Mary's Veggie Garden

July 6, 2015

7/6/2015 Currant Events

Filed under: Currants,Fruit — marysveggiegarden @ 10:08 pm

My 4-year old currant bushes set a great crop this year. Last week I was able to harvest enough berries to make currant jam!

Currant jam - mostly Pink Champagne with a few Rovada for color.

Currant jam – mostly Pink Champagne with a few Rovada for color. The jars are cloudy because they are cold, removed from the refrigerator immediately before the photography.

I have five currant bushes. The varieties “Blanka” and “Rovada” were both good-sized bushes when I transplanted them from another location in 2012. I also have three “Pink Champagne” bushes, which I got by rooting branch cuttings in the spring of 2012.

My biggest Pink Champagne bush started ripening berries in early June. They were tart, with a hint of sweetness.  A month later the berries are much sweeter but with a tartness that keeps them interesting. I harvest a handful whenever I’m in the garden. Unfortunately the squirrels are getting interested in the Pink Champagne berries so last Thursday I harvested most of the berries – leaving only a few that were not yet ripe.

I filled a colander with the harvest – a bit over two pounds. I added a handful of red Rovada berries for color. Although deep red, the Rovada berries are still under ripe. I made jam using these two recipes as a basis:  http://www.davidlebovitz.com/2011/06/red-currant-jam-recipe/ and http://foodpreservation.about.com/od/Preserves/r/Red-Currant-Jelly-Recipe.htm and following these directions for jelling:  http://foodpreservation.about.com/od/Preserves/ss/How-To-Test-Jellies-For-The-Jell-Point-A-Step-By-Step-Guide.htm#step1.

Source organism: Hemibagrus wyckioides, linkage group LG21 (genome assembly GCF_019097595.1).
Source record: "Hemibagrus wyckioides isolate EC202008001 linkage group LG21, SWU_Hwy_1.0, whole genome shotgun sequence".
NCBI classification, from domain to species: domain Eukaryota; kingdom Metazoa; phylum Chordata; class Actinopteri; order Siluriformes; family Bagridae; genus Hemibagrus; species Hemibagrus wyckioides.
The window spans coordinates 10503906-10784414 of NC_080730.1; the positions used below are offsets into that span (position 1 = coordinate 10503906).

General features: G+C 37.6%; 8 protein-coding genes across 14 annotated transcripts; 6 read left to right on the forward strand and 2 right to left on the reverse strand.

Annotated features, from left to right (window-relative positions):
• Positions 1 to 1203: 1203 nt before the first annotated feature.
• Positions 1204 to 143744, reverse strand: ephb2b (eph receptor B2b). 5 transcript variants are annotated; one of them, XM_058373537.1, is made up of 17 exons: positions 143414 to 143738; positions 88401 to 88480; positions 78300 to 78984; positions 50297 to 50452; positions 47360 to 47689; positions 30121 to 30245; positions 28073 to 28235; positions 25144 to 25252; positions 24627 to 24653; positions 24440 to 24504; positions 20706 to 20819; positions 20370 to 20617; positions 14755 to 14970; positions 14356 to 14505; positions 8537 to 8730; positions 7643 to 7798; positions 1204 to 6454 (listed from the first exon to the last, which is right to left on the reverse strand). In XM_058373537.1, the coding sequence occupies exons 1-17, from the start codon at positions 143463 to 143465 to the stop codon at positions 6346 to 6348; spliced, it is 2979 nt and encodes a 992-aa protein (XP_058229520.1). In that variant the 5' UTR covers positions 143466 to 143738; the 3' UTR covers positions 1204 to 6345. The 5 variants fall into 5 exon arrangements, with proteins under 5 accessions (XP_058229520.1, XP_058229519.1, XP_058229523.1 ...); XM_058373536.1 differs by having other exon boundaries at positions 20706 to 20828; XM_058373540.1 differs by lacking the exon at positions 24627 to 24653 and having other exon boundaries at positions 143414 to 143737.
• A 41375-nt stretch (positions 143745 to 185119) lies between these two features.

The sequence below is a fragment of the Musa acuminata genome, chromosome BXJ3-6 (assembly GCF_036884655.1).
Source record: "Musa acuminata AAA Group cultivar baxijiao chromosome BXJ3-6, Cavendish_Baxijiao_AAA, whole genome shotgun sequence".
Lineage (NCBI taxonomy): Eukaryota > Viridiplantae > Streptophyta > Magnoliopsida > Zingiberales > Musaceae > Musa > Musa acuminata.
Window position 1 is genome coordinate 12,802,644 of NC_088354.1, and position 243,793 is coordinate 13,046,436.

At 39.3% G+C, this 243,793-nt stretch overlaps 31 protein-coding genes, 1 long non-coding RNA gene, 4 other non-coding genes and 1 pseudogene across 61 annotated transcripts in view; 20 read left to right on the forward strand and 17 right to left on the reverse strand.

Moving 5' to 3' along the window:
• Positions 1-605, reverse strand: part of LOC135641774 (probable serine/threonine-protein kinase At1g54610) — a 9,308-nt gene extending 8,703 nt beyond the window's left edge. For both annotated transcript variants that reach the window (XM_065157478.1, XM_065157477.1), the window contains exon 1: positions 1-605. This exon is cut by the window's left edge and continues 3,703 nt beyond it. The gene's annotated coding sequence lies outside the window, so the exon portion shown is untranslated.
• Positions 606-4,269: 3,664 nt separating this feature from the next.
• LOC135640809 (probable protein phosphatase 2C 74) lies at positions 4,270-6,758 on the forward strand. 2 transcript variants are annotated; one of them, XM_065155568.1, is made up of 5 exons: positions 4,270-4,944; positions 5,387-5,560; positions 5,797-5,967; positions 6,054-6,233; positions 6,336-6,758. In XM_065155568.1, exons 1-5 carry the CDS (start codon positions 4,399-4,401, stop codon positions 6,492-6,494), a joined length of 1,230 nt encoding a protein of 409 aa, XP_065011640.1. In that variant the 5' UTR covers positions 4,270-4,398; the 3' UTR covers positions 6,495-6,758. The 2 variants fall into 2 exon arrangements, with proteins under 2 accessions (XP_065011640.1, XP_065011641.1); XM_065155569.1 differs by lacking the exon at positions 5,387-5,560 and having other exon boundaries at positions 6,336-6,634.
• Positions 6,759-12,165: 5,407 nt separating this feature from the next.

My Recipe:

I removed the berries from their trusses and rinsed in several changes of water. I added the berries and .5 c. water to a stainless steel Dutch oven and cooked until the berries released their juice, using a potato masher to smash the berries.

I used an ancient Foley food mill to remove the seeds – removing 10 ounces of seed & skin from the 2 pounds of berries. I ran the juice through the food mill a second time and captured a few more seeds.

Returning the juice to the pot, I added 1.6 c. sugar, then boiled the mix until it jelled. That took at least 20 minutes. The yield was about 2 cups of jam. I didn’t can it, because we are using it right away.

This was my first time making jam, and I boiled it a bit too long. The resulting jam is much stiffer than commercial jam but it can be mashed with a fork. The flavor is intensely fruity, sweet, and tart all at once.  We are eating it on our pancakes instead of syrup.

If I do this again I would start cooking the berries very slowly, with little or no water and add less sugar, maybe only 1 cup.  I would also try for a softer jam. This was my first try and I preferred to err on the side of extra-firm jam, rather than a syrup.

Current Comparison

Currants compared:  red Rovada, Pink Champagne and yellow Blanka.

Currants compared: red Rovada, Pink Champagne and pale yellow Blanka. Some berries split as I pulled them.

Pink Champagne – smallest berry, best flavor, biggest seeds. Ripening first.

Blanka – medium-sized berry, starting to ripen now, not as fruity as Pink champagne.

Rovada – biggest berry. Beautiful, full trusses. Smaller seeds. Ripening slowest.  I hope the flavor develops as they ripen; today I would characterize the flavor as poor.

Pink Champagne currants awaiting harvest.

Pink Champagne currants awaiting harvest. The blush on the berries deepens as the flavor sweetens.